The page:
You lovelies asked me to do a post on each of our stops, but I think logically it is easier to start off explaining our route, where we rented our van and how it all went down. I actually did two roadtrips along the Australian East coast. One in December travelling from Brisbane down to Melbourne and another one in February going from Brisbane up to Cairns. We were driving about three weeks each time and tried to keep our time driving to max four to five hours per day. The first time we rented with Travellers Autobarn and the second time with Apollo or rather their budget option: Hippie Camper. We always opted for the high top, which is the larger option, comes with a full kitchen, including stove and fridge, space for a double bed and allows you to stand up in the van. Theoretically you could also have an extra person sleeping in the top with this option. It is obviously pricier than the simpler version that only has a cooling box and less space. It depends on your level of comfort, but for a foodie like me and also a person, who despises camping having a little extra space and actual kitchen was very much worth it.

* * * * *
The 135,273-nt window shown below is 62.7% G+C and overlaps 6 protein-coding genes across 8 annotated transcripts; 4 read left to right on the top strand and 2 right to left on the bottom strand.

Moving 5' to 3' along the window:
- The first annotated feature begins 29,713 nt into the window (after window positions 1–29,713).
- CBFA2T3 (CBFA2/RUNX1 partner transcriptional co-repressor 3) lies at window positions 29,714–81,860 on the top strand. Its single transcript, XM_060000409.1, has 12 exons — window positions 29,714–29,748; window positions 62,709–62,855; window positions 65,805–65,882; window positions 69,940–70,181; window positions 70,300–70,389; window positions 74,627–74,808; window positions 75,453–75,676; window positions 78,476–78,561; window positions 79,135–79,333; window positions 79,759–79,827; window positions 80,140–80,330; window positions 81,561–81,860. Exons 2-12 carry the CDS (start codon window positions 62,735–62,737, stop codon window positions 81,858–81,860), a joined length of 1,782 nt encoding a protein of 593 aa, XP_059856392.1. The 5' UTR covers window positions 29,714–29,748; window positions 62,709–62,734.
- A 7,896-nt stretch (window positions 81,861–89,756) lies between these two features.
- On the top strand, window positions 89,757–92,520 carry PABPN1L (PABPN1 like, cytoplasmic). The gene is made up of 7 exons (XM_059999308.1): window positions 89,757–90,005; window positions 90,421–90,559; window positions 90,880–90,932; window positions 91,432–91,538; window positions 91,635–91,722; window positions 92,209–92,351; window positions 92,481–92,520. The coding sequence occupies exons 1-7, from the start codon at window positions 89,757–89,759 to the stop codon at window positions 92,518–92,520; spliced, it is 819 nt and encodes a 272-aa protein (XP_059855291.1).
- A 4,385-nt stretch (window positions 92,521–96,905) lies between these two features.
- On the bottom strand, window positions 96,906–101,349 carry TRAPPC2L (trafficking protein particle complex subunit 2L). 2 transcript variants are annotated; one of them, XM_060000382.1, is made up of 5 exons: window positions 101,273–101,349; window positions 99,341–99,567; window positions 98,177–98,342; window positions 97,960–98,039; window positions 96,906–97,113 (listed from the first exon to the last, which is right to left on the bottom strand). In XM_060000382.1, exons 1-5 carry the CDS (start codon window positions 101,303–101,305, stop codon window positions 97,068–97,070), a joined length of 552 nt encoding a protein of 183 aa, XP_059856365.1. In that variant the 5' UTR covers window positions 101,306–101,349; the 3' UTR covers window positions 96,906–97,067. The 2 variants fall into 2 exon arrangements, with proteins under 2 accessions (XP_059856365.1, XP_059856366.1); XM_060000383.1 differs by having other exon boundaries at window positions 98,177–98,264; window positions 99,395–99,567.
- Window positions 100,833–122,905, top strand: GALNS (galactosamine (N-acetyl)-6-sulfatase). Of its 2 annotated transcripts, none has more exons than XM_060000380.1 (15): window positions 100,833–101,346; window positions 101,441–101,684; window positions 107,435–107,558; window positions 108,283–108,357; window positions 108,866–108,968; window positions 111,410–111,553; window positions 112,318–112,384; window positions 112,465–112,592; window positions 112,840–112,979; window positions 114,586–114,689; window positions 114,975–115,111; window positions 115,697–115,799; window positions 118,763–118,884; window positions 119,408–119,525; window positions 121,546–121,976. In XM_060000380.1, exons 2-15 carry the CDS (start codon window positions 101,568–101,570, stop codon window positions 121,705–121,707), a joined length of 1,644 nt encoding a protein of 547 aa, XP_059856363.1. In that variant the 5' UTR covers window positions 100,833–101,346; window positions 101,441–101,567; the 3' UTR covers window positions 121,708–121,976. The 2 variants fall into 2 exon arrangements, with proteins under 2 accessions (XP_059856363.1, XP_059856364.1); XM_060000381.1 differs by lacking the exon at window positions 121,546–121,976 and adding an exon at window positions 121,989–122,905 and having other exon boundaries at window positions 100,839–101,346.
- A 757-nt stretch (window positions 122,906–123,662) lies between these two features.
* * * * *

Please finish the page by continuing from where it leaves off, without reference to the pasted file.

I will begin by breaking down our trip day by day. The stops with a little star will get an individual post later on and I will then link them here.

Route 1:

Day 1: Picking up the van in Brisbane, driving to Lamington National Park
Day 2: Lamington National Park
Day 3: Driving to Byron Bay via Nimbim
Day 4-6: Byron Bay
Day 7: Coffs Harbour
Day 8: Nelson Bay
Day 9: Drive to Sydney
Day 10: Sydney
Day 11: Blue Mountains
Day 12: Jervis Bay
Day 13: Malakoota
Day 14: Lakes Entrance
Day 15 & 16: Wilsons Promontory National Park
Day 17 & 18: Philipp Island *
Day 19: Christmas in Melbourne
Day 20-21: Great Ocean Road *
Day 22: Bring camper back to Melbourne
Additional Road trip (about 2 days): Grampians National Park

Route 2:

Day 1: Pick up van in Brisbane, drive to Noosa Heads
Day 2 & 3: Noosa *
Day 4: Half a day in Noose, drive to Rainbow Beach
Day 5 - 7: Three day Fraser Island tour with Four Wheel Drives *
Day 7: After the tour drive to Tin Can Bay *
Day 8: Feed wild Dolphins in Tin Can Bay in the morning, then drive to Agnes Water/1770
Day 9: Drive to Carmila Beach
Day 10 & 11: Airlie Beach *